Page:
Cruelty hidden in plain view
The Arts:Boston-based academic James M Smith needed the distance of living abroad to write his new book about the Irish women who suffered incarceration in the Magdalen laundries. And it's a subject that 'is not finished business', he tells Gemma Tipton
ANGER AND OUTRAGE are not necessarily emotions one would expect from a literary critic, but Boston-based academic James M Smith has struggled to come to terms with both while working on his new book, Ireland's Magdalen Laundries and the Nation's Architecture of Containment.
The book is not, he tells me, one he would have written had he remained in his native country. Born in Sligo and educated at UCD, Smith left what he describes as "pre-Celtic Tiger Ireland" for the US, along with 14 of his graduating class. Turning to Irish Studies and a position at Boston College, Smith finds himself in that peculiar situation whereby the Ireland he now visits is a different country from the one he left, while the students he teaches are imagining, or perhaps even searching for, something else yet again.
While Irish Studies departments differ across the US, there is a sense in which the Ireland America seems to want to remember is the one contemporary Ireland would prefer to forget.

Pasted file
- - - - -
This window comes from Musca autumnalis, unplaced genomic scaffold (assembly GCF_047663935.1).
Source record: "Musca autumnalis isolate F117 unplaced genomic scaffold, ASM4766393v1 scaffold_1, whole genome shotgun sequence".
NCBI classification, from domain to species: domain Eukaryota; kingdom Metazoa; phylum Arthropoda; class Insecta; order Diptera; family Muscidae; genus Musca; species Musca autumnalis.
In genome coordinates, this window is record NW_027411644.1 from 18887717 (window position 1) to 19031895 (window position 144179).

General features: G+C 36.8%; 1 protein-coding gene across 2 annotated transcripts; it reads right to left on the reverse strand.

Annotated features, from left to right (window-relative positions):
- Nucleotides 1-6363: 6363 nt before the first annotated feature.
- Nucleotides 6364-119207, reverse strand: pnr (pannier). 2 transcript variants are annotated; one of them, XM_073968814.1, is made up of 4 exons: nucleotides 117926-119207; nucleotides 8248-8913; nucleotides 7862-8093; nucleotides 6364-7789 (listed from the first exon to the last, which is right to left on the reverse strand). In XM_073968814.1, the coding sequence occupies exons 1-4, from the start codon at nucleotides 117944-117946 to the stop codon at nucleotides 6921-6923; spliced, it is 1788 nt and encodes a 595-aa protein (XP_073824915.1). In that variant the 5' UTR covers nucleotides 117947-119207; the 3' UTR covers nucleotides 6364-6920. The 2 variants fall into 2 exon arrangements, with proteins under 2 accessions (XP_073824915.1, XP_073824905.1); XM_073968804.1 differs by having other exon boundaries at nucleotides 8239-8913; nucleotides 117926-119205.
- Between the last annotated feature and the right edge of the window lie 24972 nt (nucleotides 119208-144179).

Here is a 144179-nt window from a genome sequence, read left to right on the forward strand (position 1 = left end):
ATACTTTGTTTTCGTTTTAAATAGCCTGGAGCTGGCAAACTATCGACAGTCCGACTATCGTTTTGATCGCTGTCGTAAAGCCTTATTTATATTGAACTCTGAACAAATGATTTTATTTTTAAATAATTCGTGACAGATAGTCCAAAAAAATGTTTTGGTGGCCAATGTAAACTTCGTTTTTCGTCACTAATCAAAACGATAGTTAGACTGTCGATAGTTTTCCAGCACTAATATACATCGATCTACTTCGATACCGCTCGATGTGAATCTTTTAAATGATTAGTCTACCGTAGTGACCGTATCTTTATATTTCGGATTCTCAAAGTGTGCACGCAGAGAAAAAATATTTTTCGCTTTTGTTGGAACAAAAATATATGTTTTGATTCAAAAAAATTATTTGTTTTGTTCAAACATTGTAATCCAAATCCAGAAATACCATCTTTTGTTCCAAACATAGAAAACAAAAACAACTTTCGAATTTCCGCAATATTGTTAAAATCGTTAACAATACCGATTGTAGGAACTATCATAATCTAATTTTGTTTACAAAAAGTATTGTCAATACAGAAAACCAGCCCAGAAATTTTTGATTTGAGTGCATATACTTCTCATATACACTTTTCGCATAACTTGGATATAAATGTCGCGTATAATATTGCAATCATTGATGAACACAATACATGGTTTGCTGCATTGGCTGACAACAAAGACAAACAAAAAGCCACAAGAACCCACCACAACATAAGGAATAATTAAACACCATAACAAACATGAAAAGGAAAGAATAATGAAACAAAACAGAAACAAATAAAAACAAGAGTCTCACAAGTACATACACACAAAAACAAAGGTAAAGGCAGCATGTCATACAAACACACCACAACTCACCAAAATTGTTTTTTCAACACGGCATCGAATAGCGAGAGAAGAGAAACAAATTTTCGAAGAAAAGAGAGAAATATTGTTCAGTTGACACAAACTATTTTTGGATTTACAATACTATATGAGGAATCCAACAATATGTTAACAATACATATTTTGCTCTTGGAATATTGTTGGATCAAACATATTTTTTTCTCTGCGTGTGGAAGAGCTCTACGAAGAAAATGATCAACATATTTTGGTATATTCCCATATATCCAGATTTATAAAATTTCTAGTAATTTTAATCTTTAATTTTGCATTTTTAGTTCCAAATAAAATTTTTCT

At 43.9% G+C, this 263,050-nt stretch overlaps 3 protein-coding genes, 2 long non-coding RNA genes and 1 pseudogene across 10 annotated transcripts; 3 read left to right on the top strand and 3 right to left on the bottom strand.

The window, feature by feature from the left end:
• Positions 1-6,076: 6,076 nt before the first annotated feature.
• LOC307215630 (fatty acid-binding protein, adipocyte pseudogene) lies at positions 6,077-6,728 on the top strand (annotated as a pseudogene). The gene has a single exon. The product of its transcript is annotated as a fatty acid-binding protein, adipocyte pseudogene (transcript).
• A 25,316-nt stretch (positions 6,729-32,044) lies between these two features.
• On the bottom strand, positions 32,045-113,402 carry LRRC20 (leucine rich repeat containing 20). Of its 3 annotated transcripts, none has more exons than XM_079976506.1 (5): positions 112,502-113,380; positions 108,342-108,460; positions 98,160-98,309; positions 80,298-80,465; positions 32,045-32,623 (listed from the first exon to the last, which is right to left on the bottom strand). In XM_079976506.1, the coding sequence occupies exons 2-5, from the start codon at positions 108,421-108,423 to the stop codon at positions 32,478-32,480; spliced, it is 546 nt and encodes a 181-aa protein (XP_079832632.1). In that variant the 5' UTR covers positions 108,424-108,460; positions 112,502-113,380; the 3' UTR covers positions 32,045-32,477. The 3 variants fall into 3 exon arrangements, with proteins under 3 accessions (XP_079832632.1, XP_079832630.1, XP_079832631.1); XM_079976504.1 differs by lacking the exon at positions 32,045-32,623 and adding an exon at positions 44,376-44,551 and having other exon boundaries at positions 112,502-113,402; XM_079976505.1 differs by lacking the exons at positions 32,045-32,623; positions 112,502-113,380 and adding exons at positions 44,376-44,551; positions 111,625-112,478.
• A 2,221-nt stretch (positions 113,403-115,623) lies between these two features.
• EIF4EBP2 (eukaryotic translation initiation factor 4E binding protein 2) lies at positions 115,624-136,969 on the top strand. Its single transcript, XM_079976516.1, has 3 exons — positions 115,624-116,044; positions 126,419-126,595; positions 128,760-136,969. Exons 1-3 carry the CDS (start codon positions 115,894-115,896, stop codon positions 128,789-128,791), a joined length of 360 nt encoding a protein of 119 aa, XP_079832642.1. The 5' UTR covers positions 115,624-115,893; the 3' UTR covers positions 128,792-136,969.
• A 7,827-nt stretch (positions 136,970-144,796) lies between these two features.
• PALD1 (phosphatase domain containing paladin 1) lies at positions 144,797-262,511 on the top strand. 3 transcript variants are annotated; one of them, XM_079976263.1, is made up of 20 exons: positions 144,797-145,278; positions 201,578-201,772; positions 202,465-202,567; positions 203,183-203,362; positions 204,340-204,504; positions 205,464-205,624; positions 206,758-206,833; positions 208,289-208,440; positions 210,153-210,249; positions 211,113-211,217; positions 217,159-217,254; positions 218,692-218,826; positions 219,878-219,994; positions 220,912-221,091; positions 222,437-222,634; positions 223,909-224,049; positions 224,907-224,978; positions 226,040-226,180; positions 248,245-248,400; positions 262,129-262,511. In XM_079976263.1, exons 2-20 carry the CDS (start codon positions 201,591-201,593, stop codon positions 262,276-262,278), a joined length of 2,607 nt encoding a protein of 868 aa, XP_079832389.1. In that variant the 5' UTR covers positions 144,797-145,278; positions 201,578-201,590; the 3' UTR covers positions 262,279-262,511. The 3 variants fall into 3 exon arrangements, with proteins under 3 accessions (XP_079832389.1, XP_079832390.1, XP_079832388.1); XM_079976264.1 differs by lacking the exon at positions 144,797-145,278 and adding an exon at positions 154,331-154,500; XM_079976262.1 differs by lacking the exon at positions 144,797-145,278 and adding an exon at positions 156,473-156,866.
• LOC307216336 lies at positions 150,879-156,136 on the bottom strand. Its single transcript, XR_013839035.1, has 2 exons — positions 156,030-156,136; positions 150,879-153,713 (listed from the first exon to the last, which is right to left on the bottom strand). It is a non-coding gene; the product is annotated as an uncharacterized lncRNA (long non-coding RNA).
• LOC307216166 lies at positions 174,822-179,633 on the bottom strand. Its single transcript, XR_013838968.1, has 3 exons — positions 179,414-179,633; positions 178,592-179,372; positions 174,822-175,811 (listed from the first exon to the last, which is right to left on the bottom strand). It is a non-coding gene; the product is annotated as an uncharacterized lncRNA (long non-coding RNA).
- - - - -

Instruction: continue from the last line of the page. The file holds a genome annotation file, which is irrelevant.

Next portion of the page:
"While, historically, there would be a nostalgia and a sentimental view of Ireland within aspects of the Irish-American community," Smith argues. "That's not true within academia. I'd have no truck with a sentimentalised, 'green' view of Irish Studies.
"My job is to complicate the view of typically Irish-American students, who are looking to purchase a sense of greenness, a sentimental, nostalgic, family-driven narrative. That's fine, and I respect that need, but people in Ireland have a very different reality."
Neither view of Ireland, however, would seem to accommodate easily a country where, until recently, women were incarcerated, often against their will, simply for not fitting into the view post-independence Ireland had created of itself. These women included, according to Smith, "unmarried mothers, the sexually promiscuous, the socially transgressive, and those merely guilty of being in the way".
It is the perspective of distance that has allowed these things to come into focus for Smith. "In this project, and in the rest of my work, I'm re-educating myself to think differently about the contexts that raised me," he says. "One of the things I say when asked why I wrote this book is that I had to leave Ireland and go to America to hear the term 'Magdalen laundry'."